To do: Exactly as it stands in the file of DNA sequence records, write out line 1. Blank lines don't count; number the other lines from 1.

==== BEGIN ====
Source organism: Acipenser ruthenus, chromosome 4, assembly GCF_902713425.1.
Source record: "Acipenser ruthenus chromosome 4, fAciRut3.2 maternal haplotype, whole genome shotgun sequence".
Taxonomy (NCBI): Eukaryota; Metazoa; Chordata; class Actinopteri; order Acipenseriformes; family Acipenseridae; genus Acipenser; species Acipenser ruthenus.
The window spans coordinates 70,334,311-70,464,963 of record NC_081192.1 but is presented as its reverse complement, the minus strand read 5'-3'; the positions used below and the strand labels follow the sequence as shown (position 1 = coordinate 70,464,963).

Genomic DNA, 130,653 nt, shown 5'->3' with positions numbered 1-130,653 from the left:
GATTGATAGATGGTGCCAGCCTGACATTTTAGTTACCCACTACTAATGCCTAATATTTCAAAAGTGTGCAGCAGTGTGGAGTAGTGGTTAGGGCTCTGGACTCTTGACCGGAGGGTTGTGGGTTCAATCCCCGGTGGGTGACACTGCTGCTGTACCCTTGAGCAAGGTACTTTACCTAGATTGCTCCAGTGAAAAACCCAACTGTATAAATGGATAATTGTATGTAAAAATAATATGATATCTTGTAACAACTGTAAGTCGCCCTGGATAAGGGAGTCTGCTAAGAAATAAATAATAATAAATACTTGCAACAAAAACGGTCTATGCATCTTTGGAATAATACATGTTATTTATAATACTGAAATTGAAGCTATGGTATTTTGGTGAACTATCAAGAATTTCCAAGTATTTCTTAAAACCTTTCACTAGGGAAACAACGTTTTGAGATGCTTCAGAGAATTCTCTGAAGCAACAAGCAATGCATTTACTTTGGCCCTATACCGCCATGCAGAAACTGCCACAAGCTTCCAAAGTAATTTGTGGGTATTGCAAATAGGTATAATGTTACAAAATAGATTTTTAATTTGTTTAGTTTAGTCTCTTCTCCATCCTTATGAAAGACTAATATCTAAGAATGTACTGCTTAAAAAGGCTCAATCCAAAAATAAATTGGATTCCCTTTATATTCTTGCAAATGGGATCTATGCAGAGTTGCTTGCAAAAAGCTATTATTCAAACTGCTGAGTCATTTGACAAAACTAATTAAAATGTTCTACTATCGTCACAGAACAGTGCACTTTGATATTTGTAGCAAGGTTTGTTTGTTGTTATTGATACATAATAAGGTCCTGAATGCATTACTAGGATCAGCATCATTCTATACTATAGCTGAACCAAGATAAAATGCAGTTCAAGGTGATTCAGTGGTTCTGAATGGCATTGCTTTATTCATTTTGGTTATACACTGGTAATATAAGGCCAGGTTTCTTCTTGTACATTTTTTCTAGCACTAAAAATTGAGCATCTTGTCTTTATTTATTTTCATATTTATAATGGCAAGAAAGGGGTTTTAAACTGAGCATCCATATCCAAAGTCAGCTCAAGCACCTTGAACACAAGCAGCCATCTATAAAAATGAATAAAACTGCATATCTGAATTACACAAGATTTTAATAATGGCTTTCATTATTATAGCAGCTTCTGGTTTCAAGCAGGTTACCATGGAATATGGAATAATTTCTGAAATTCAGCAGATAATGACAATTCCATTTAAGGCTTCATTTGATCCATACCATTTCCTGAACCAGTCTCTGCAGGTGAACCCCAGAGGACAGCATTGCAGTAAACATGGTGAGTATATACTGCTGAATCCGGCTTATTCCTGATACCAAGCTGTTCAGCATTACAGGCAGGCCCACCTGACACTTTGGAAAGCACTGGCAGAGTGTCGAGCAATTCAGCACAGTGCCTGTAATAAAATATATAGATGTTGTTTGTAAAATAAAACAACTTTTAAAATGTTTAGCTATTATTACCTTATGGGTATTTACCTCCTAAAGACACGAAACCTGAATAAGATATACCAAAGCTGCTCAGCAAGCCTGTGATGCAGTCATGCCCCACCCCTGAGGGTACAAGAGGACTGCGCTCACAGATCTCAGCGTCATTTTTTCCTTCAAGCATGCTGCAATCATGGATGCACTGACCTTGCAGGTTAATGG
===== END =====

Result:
Source organism: Acipenser ruthenus, chromosome 4, assembly GCF_902713425.1.